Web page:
Prioritize transparency in coverage of encampments, protests

We know covering the recent protests hasn’t been easy for journalists.

Many newsrooms are trying to be accurate and fair while providing nuanced and complex coverage of what’s happening. It’s almost guaranteed some people will disagree with your reporting or see the headline, make a judgment that the story is biased and skip it altogether. 

As journalists, getting transparent about how you’re working to be fair and factual is always important, but it’s especially important when it comes to topics that elicit a lot of emotion and invite heightened public scrutiny. Whether your newsroom is providing local coverage, sharing wire coverage from other outlets, or a mixture of both, it’s important to explain what sets your coverage apart in a crowded media landscape full of sources providing a mixed bag of coverage.

As tensions surrounding pro-Palestinian protests and encampments across the country remain high, we wanted to use today’s newsletter as an opportunity to refresh some advice and strategies we’ve given newsrooms on how they can work to show what makes their protest coverage trustworthy and credible

Reminder: At Trusting News we want to help journalists make decisions based on their own values and their audience’s needs. We are not here to tell you what specific stories to publish, or what specific words you should use. Rather, we aim to help you be consistent, thoughtful and transparent about your coverage decisions.

Explain what sets your coverage apart

Colleen Murphy at Open Campus wrote a great piece about what journalists tend to get wrong in protest coverage, and the importance of journalists really knowing their communities. As Murphy writes, this is true of student media covering the encampment on many college campuses, as well as local journalists who understand the context of a place. No matter what expertise or unique angle you offer, we suggest you continually remind your audience of what sets your coverage apart. Explain what you’re being intentional about. Share why you’re equipped to get this story right. (We write more about how to do that with protest coverage here.)

We also would highly recommend local newsrooms collaborate with student media who understand the context and situation and likely have been doing even more on-the-ground reporting.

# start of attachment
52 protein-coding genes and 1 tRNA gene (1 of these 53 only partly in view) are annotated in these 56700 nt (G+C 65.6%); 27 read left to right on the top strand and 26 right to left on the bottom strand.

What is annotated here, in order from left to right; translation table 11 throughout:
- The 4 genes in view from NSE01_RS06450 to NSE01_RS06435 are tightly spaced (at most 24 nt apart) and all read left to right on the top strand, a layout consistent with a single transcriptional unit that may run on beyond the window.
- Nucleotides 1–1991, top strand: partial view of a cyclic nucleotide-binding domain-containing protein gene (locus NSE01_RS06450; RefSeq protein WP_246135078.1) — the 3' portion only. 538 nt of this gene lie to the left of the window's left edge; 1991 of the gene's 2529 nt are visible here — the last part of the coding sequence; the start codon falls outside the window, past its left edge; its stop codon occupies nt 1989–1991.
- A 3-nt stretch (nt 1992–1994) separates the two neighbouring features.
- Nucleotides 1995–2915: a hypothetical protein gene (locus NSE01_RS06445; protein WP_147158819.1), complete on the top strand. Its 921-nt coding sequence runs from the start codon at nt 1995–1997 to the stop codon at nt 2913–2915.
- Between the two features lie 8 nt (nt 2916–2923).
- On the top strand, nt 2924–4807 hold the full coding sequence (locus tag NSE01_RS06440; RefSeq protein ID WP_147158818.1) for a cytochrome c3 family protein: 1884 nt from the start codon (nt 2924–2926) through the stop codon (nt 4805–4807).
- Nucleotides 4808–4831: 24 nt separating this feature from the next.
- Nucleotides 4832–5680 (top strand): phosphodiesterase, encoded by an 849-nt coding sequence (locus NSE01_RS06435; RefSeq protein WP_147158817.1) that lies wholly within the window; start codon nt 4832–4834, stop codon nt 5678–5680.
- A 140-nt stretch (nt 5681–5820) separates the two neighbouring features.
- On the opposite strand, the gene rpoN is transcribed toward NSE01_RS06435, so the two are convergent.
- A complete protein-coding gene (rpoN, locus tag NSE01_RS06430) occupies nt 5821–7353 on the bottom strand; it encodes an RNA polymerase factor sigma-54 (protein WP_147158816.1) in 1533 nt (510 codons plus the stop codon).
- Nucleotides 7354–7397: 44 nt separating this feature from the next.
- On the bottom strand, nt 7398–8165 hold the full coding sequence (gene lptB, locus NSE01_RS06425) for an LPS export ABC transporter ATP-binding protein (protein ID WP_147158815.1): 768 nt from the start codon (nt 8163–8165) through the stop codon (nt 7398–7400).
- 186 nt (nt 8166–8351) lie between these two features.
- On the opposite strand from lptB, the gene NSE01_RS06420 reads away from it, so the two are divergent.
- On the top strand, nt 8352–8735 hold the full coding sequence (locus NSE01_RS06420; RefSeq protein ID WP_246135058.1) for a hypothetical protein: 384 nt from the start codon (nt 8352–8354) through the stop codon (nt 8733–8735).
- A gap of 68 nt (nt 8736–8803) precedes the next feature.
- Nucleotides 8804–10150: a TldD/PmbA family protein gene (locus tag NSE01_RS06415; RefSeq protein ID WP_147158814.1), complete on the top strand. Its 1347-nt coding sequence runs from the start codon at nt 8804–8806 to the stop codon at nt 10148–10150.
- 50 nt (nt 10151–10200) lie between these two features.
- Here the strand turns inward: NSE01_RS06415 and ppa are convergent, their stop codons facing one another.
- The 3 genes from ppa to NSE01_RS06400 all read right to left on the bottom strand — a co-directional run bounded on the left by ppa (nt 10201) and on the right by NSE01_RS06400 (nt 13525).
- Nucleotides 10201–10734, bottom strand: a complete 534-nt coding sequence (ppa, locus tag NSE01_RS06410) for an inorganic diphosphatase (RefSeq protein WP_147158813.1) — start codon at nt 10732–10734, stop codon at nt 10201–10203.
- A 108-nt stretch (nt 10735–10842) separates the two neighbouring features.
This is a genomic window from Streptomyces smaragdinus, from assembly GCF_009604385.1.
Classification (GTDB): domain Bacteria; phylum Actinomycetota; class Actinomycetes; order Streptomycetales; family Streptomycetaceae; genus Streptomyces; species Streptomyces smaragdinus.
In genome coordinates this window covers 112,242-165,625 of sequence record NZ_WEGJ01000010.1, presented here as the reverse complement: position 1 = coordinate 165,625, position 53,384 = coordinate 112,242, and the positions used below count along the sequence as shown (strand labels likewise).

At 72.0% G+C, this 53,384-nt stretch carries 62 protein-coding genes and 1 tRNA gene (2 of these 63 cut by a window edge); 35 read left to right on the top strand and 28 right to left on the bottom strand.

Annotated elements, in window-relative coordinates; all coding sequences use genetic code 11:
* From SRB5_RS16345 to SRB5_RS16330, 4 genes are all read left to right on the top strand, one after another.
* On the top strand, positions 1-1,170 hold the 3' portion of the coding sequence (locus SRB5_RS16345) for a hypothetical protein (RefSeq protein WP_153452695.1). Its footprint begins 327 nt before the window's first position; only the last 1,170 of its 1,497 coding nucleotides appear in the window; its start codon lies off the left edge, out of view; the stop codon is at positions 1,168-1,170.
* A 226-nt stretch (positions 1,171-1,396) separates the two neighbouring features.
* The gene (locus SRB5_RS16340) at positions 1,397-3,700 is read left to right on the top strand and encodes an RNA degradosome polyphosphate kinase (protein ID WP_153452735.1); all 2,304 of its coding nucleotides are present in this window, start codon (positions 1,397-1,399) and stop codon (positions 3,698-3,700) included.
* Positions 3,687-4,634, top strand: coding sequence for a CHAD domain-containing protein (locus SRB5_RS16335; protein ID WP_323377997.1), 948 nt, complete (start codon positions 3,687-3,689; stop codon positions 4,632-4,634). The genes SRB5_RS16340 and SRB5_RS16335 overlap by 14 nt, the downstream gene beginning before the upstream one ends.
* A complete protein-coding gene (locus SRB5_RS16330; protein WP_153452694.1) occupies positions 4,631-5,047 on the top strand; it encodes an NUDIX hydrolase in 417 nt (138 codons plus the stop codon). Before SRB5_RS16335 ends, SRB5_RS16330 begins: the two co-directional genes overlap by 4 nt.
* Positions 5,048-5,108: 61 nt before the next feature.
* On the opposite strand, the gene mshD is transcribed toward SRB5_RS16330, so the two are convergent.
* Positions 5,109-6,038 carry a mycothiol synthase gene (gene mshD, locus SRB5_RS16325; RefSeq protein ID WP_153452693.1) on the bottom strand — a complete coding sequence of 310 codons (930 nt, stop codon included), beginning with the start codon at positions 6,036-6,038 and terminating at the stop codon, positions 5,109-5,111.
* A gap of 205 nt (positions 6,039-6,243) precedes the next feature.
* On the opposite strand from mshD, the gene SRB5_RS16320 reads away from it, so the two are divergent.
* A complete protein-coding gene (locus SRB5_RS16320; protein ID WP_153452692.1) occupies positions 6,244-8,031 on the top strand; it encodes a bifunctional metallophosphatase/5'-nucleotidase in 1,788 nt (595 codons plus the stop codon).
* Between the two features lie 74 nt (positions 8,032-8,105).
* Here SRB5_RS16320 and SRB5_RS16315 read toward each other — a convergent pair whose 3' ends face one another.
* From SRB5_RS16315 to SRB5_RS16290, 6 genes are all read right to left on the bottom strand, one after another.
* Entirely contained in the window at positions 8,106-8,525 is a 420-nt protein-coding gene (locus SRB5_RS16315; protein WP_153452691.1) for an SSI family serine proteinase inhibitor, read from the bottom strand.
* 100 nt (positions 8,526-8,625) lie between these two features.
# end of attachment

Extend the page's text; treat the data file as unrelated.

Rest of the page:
Avoid lazy narratives, and be careful with language

Make sure you’re working to reduce stereotypes and assumptions in your reporting. Avoid making sweeping generalizations or labeling large groups of people. Get specific, and continually check your bias, especially when it comes to word choice. Research shows the words journalists use while covering a protest can alter the public’s perception of the event. Think about why you might choose active or passive voice. This can be especially important in headlines and in social media chatter where stories or videos often appear with little context. Our Anti-Polarization checklist can help.

Explain how you use wire coverage

If wire coverage is part of the content you offer your audience, you’re being held responsible for it (yes, even if it’s not your reporting!). Start by explaining that you use wire content, why you use it, and why you trust these other sources to provide accurate coverage

Also, we encourage newsrooms to take the extra step to carefully edit wire stories and headlines, especially if you feel like they might contain problematic framing or bias. Check headlines to make sure they reflect a fair perspective and are straightforward (not catchy or adding to the shock value). Too often, straightforward, responsible stories get misrepresented by the frame of a headline.

Trust and care for your staff

You’ve maybe heard from journalists or seen social media posts sharing the challenges of covering this conflict while grappling with the weight of it in their daily lives. Whether you have journalists in your newsroom who can identify with that or not, your staff likely has a lot of their own feelings about what’s happening.

As with any tough coverage, you can earn the trust of your colleagues by honoring their experiences and giving them room to navigate how those factors influence their coverage. Rather than trying to ignore lived experience, turn it into a conversation. Discuss it honestly and together talk through how they should and shouldn’t show up in our coverage decisions. (Our Dimensions of Difference guide has more guidance on how to do this.) 

And, most importantly, if you’re a leader in the newsroom, regularly check in on your staff’s capacity and emotional well-being.

Additional resources

  • Assistant Director Lynn Walsh wrote a newsletter a few months back with tips for how journalists can cover conflict and war, with a helpful example of how Outlier Media explained their coverage goals and how they are prioritizing covering local impact.
  • In a past post about taking care with your coverage of police violence and protests, Director Joy Mayer shared tips about the importance of diving into complexity and being cautious about who is treated as an independent authority in your stories. A lot of this can be applied to your coverage of these protests.

At Trusting News, we learn how people decide what news to trust and turn that knowledge into actionable strategies for journalists. We train and empower journalists to take responsibility for demonstrating credibility and actively earning trust through transparency and engagement. Subscribe to our Trust Tips newsletter. Follow us on Twitter and Facebook. Read more about our work at | + posts

Project manager Mollie Muchna (she/her) has spent the last 10 years working in audience and engagement journalism in local newsrooms across the Southwest. She lives in Tucson, Arizona, where she is also an adjunct professor at the University of Arizona’s School of Journalism. She can be reached at and on Twitter @molliemuchna.